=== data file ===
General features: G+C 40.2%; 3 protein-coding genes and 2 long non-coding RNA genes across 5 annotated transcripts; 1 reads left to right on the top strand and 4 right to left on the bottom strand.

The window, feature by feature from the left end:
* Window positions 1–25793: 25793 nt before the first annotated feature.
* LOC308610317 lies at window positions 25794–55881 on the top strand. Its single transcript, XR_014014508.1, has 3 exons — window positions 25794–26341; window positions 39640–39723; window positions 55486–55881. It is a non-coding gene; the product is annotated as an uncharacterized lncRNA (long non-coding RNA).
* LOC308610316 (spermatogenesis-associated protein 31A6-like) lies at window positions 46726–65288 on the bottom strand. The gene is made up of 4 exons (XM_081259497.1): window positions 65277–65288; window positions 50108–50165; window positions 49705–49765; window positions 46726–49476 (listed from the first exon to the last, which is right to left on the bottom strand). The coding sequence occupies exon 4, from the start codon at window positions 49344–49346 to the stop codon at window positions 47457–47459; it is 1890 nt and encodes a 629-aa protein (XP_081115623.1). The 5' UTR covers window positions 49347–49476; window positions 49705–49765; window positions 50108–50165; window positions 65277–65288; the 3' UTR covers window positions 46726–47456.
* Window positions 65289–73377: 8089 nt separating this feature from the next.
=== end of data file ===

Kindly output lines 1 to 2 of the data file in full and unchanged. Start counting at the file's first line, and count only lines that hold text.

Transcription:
General features: G+C 40.2%; 3 protein-coding genes and 2 long non-coding RNA genes across 5 annotated transcripts; 1 reads left to right on the top strand and 4 right to left on the bottom strand.

The window, feature by feature from the left end: